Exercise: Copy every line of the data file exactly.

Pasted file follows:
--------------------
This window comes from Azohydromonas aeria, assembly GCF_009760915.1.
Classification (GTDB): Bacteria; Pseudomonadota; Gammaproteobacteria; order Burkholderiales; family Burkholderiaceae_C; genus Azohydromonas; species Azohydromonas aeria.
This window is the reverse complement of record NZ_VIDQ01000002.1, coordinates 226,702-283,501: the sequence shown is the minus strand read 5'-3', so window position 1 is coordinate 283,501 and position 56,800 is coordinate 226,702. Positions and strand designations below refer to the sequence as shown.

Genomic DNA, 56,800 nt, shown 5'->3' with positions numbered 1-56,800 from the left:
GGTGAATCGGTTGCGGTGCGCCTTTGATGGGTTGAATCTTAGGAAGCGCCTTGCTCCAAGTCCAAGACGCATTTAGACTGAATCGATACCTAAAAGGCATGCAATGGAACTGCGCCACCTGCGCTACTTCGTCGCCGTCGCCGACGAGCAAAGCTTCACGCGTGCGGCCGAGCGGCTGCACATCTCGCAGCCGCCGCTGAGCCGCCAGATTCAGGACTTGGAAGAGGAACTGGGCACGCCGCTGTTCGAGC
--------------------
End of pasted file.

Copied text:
This window comes from Azohydromonas aeria, assembly GCF_009760915.1.
Classification (GTDB): Bacteria; Pseudomonadota; Gammaproteobacteria; order Burkholderiales; family Burkholderiaceae_C; genus Azohydromonas; species Azohydromonas aeria.
This window is the reverse complement of record NZ_VIDQ01000002.1, coordinates 226,702-283,501: the sequence shown is the minus strand read 5'-3', so window position 1 is coordinate 283,501 and position 56,800 is coordinate 226,702. Positions and strand designations below refer to the sequence as shown.

Genomic DNA, 56,800 nt, shown 5'->3' with positions numbered 1-56,800 from the left:
GGTGAATCGGTTGCGGTGCGCCTTTGATGGGTTGAATCTTAGGAAGCGCCTTGCTCCAAGTCCAAGACGCATTTAGACTGAATCGATACCTAAAAGGCATGCAATGGAACTGCGCCACCTGCGCTACTTCGTCGCCGTCGCCGACGAGCAAAGCTTCACGCGTGCGGCCGAGCGGCTGCACATCTCGCAGCCGCCGCTGAGCCGCCAGATTCAGGACTTGGAAGAGGAACTGGGCACGCCGCTGTTCGAGC